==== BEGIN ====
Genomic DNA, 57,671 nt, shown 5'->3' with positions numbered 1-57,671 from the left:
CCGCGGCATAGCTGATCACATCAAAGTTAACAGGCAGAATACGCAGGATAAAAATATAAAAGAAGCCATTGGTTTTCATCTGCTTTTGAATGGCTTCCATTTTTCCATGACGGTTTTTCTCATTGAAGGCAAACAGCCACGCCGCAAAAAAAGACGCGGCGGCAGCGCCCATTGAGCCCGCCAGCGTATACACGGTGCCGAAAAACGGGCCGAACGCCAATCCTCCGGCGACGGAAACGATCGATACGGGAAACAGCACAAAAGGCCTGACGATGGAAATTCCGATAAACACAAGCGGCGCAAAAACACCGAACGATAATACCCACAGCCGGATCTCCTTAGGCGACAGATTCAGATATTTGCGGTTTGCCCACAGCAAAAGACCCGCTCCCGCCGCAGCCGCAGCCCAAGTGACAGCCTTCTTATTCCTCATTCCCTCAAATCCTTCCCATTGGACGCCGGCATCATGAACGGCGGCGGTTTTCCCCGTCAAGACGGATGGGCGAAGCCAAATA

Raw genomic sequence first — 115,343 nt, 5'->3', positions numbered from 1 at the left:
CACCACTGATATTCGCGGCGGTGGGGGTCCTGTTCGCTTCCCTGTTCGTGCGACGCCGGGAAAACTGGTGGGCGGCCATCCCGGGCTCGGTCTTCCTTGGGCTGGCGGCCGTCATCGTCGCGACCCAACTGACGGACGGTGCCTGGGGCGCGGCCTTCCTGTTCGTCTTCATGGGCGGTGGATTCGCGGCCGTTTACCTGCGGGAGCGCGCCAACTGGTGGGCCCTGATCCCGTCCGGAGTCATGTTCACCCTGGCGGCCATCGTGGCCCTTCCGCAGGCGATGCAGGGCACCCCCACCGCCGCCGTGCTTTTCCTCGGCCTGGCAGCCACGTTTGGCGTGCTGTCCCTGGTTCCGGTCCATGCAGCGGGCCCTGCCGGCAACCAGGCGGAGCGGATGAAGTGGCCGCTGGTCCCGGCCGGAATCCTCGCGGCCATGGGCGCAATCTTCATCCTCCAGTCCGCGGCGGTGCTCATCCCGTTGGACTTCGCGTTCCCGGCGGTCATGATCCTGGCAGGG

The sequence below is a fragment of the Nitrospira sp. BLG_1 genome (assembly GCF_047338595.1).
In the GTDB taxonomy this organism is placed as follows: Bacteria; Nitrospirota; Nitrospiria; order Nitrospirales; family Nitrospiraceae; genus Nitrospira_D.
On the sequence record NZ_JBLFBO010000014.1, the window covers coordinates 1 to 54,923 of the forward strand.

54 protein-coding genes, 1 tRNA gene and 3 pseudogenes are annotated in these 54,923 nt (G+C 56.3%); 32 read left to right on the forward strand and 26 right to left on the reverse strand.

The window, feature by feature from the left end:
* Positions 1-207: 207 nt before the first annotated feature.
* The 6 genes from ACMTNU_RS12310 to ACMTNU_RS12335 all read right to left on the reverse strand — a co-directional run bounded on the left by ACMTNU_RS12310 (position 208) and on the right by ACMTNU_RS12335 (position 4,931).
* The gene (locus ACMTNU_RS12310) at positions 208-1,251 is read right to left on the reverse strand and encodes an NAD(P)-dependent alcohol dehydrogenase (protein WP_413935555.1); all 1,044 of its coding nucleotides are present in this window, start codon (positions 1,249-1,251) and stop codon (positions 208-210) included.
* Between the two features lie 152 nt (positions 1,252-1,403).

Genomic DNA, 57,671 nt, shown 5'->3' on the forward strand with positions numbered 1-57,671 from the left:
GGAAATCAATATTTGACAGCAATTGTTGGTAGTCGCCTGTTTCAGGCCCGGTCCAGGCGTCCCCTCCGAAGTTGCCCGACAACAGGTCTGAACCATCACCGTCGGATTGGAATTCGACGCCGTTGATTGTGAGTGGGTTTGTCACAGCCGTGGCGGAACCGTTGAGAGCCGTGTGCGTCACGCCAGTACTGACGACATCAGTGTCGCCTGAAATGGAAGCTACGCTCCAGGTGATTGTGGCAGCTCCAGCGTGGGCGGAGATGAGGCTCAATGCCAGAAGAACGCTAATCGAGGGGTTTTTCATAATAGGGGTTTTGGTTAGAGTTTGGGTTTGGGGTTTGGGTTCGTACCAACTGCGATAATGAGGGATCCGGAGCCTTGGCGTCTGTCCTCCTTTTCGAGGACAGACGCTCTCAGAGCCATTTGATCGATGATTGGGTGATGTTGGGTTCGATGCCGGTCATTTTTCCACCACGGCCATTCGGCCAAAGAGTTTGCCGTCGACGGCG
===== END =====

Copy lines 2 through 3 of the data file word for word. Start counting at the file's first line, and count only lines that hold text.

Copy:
CCGCGGCATAGCTGATCACATCAAAGTTAACAGGCAGAATACGCAGGATAAAAATATAAAAGAAGCCATTGGTTTTCATCTGCTTTTGAATGGCTTCCATTTTTCCATGACGGTTTTTCTCATTGAAGGCAAACAGCCACGCCGCAAAAAAAGACGCGGCGGCAGCGCCCATTGAGCCCGCCAGCGTATACACGGTGCCGAAAAACGGGCCGAACGCCAATCCTCCGGCGACGGAAACGATCGATACGGGAAACAGCACAAAAGGCCTGACGATGGAAATTCCGATAAACACAAGCGGCGCAAAAACACCGAACGATAATACCCACAGCCGGATCTCCTTAGGCGACAGATTCAGATATTTGCGGTTTGCCCACAGCAAAAGACCCGCTCCCGCCGCAGCCGCAGCCCAAGTGACAGCCTTCTTATTCCTCATTCCCTCAAATCCTTCCCATTGGACGCCGGCATCATGAACGGCGGCGGTTTTCCCCGTCAAGACGGATGGGCGAAGCCAAATA

Raw genomic sequence first — 115,343 nt, 5'->3', positions numbered from 1 at the left: